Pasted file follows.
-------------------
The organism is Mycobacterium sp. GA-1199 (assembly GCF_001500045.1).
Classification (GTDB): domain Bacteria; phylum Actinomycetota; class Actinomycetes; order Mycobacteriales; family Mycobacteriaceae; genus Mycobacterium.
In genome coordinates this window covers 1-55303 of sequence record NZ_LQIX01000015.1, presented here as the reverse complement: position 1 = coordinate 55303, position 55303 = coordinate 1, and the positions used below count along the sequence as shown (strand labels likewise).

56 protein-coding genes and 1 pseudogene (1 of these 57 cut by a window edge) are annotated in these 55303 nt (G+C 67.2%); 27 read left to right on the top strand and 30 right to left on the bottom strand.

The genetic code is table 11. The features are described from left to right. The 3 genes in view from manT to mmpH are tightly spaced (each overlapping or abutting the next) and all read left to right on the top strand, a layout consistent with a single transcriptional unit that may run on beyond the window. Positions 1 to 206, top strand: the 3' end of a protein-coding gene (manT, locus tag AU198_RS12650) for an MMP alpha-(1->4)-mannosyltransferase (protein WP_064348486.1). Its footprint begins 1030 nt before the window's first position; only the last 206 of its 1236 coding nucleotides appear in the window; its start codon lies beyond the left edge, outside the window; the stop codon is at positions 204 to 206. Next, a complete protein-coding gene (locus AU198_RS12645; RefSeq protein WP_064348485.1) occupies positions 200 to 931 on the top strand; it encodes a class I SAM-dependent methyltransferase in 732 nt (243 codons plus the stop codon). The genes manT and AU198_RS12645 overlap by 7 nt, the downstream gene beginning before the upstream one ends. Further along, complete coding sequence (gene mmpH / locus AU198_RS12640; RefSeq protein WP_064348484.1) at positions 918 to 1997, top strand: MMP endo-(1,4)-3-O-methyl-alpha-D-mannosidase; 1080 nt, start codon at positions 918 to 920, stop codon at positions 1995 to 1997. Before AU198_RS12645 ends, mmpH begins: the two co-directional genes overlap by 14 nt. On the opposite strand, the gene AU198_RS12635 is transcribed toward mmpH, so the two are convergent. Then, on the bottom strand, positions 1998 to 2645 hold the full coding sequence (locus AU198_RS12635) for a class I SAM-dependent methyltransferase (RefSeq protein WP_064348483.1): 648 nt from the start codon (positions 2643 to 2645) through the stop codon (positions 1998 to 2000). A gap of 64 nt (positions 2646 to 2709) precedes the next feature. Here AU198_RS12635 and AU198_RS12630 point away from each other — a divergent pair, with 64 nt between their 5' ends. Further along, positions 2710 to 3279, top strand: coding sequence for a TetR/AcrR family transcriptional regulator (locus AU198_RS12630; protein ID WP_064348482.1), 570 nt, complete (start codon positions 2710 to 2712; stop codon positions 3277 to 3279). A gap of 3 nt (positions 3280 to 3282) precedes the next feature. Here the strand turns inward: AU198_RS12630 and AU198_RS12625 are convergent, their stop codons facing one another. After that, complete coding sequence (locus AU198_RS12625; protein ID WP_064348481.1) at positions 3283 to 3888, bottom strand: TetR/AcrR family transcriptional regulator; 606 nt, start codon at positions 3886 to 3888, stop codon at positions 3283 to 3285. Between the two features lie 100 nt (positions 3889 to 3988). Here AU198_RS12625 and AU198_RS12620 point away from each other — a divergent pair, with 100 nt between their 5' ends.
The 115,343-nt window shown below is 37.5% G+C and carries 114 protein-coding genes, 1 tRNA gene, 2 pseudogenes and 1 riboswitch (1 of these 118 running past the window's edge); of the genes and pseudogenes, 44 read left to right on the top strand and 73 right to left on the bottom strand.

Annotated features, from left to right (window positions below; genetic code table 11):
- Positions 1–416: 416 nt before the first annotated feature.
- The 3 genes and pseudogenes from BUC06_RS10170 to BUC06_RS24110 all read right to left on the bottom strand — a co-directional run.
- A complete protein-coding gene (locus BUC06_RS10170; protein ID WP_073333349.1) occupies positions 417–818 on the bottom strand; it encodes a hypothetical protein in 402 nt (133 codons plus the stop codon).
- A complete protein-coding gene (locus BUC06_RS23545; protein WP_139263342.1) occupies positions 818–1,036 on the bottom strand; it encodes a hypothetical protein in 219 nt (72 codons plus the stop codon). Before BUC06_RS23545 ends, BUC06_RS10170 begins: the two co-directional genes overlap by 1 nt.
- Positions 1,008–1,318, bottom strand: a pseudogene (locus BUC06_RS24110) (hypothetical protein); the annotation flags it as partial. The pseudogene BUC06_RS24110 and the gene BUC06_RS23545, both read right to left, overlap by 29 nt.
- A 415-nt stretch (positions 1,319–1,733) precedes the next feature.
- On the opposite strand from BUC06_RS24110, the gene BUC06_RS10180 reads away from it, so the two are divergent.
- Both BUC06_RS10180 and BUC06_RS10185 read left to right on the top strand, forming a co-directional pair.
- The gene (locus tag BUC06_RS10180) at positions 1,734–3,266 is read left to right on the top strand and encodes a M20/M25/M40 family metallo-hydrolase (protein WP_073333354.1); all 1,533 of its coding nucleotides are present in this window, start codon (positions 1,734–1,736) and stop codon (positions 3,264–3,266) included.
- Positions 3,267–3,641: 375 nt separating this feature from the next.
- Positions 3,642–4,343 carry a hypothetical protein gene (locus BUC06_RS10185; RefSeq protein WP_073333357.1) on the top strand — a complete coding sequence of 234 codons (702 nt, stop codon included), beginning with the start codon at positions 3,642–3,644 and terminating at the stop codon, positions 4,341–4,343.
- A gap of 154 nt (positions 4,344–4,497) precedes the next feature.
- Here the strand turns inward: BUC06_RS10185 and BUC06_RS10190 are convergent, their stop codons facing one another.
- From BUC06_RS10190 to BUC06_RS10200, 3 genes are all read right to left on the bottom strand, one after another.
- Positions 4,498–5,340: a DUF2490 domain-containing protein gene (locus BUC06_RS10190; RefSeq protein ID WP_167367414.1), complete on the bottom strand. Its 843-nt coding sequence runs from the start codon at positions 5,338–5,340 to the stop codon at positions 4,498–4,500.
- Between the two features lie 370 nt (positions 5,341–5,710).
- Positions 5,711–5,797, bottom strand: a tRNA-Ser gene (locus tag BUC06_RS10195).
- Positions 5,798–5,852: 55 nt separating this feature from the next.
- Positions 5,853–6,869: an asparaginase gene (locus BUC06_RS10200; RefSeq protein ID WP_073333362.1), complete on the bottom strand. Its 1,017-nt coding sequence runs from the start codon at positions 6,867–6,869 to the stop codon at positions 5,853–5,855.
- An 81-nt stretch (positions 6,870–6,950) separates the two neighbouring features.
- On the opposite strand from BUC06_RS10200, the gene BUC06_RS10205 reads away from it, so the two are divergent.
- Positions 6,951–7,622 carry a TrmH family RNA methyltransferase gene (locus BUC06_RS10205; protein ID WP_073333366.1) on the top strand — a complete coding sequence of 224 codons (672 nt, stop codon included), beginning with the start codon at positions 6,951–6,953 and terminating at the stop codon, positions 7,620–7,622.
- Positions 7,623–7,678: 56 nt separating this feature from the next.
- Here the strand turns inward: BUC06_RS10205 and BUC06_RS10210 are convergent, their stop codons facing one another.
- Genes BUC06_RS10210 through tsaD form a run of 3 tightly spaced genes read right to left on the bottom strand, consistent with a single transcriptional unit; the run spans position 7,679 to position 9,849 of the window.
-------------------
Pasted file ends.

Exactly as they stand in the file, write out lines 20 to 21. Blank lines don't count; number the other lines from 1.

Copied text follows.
- Here the strand turns inward: BUC06_RS10185 and BUC06_RS10190 are convergent, their stop codons facing one another.
- From BUC06_RS10190 to BUC06_RS10200, 3 genes are all read right to left on the bottom strand, one after another.